There is a fine line as a teacher between trying to prepare your students the best you can and simply overworking them to the point that they hate school. Homework has always been a hot topic ever since school began. It doesn’t seem like the issue is going to die down anytime soon either.

Recall the Days When You Were a Kid

As is often the case, students become excited a week or two before school starts for a couple of reasons. First, they want to know if their friends are in their classes. Second, they are hoping they get the teacher that assigns less homework. I can remember when I was a young student going through first to fifth grade and hearing from the students ahead of me a grade level or two which teacher I should want because they assign less homework than the others.

How Much Homework Should Be Given

According to the National Education Association, every educator should follow the 10-minute rule per grade level. This means that first-grade students would have 10 minutes of homework a night, second-grade students would have 20 minutes of homework a night, and then the pattern would continue all the way to being a high school senior with having 120 minutes of homework a night.

However, after research was completed on how much homework was actually given, the American Journal of Family Therapy recognized that more than three times the homework amount was being handed out to the early elementary students. This means, for instance, that third-grade students were receiving an hour and a half of homework a night instead of the 30 minutes that the experts recommended.

Differentiating Between Busy Work and Needed Practice

Every teacher assigns different amounts of homework. You may have one educator at the 3rd-grade level handing out 50 minutes of homework a night and the 3rd-grade teacher right next door is only giving out about 10 minutes of homework a night. Is one teacher preparing their students better than the other? Perhaps. But it has nothing to do with the amount of homework.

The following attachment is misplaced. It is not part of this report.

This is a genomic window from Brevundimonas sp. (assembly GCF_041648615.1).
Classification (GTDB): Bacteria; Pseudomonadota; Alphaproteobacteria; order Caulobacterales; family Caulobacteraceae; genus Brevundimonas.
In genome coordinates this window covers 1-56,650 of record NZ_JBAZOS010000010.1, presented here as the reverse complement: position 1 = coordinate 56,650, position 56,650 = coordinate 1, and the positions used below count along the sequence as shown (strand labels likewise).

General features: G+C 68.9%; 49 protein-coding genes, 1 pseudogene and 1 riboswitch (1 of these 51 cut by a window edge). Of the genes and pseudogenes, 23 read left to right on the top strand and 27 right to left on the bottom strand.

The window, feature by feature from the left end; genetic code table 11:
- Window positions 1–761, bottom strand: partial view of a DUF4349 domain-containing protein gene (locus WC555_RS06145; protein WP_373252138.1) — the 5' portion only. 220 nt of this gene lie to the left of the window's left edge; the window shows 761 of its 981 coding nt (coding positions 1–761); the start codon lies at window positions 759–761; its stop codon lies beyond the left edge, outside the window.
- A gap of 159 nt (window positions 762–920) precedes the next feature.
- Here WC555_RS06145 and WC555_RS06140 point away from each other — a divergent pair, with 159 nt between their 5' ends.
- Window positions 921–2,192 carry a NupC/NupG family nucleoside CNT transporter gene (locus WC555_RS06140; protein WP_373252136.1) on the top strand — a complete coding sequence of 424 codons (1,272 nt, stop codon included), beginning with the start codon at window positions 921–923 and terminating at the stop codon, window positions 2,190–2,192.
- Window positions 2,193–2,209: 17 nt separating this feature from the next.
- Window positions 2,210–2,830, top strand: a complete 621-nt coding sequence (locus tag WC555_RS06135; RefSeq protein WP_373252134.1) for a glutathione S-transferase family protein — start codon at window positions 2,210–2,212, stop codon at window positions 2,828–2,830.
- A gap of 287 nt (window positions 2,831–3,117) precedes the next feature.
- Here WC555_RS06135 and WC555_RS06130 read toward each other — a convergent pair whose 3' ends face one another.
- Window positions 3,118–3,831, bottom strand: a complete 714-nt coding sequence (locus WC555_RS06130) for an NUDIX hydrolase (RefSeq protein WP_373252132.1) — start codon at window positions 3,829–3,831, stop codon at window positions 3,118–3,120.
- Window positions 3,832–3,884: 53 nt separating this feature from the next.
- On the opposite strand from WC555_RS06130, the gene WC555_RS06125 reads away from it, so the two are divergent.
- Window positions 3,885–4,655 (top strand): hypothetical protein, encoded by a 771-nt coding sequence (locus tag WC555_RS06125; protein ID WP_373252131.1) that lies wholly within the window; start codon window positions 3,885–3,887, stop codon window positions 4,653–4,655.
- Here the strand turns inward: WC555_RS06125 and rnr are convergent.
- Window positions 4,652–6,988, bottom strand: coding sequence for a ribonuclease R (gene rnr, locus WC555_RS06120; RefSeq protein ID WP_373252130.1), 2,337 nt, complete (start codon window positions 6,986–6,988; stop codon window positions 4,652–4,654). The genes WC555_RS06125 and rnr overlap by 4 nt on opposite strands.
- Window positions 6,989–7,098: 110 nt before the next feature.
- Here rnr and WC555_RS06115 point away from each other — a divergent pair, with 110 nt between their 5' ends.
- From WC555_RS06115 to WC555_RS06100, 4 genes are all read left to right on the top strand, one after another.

The classroom should be the place where the students are learning new topics and concepts. As a group, they can then discuss and learn together. Homework, in elementary school especially, is only meant to strengthen these skills that they learned in the classroom through practice. This is what homework was originally intended to be. It’s meant to be practice for what they already learned in the classroom. When teachers start to use homework to introduce new skills and topics that have not been covered yet in the classroom, this is where an avalanche of frustrating homework can occur.

In addition, if a new equation has been taught to the students in math class and the teacher realizes they need practice putting it to use, 10 to 20 problems for homework would likely be efficient. But when a teacher assigns 50 problems for homework, the first 20 problems might be needed to make sure they are nailing down the equation, but the last 30 is just time-consuming busy work. The problems assigned are excessive and are basically not needed.

The same can be said for learning new spelling words in elementary grades. There are teachers that have them write each spelling word ten times to help learn the patterns of the letters. Wouldn’t it be just as effective having the students write them five times for homework?

My Own Experiences Assigning Homework

Even though teachers ask their students to think outside the box frequently, the educators themselves have trouble doing it. They assign too much homework every night because this is how it has always been done. Instead, they must figure out a way to make better use out of their classroom time so there is not such a need for hours of homework any longer.

I fully believe having more than an hour of homework a night at any grade level seems excessive to me. As an educator with more than a decade of experience, kids must be able to follow their other hobbies, too. Plus, family time should be needed every night as well. If a sixth-grade student is having an hour of homework a night, this doesn’t leave much time for anything else in their life.

I have always been a teacher that has assigned less homework than my fellow grade level teachers. On average, I assign 10 to 20 minutes a night of homework for my 4th and 5th-grade students. And if they work really hard in the classroom, they can even get this homework done before they leave school.

But on the other hand, if a student is struggling with something and I have given them all the extra tutoring time I can manage in my own classroom, I will give them individual homework that they must complete at home with their parents in an effort to get them caught up to where they need to be.

Every student presents a different situation for the teacher to closely look at. Perhaps more individual homework should be the answer. Instead of assigning mass homework to all of the students, pick and choose homework for each student on the subject they need help with the most. Just thinking… outside the box!

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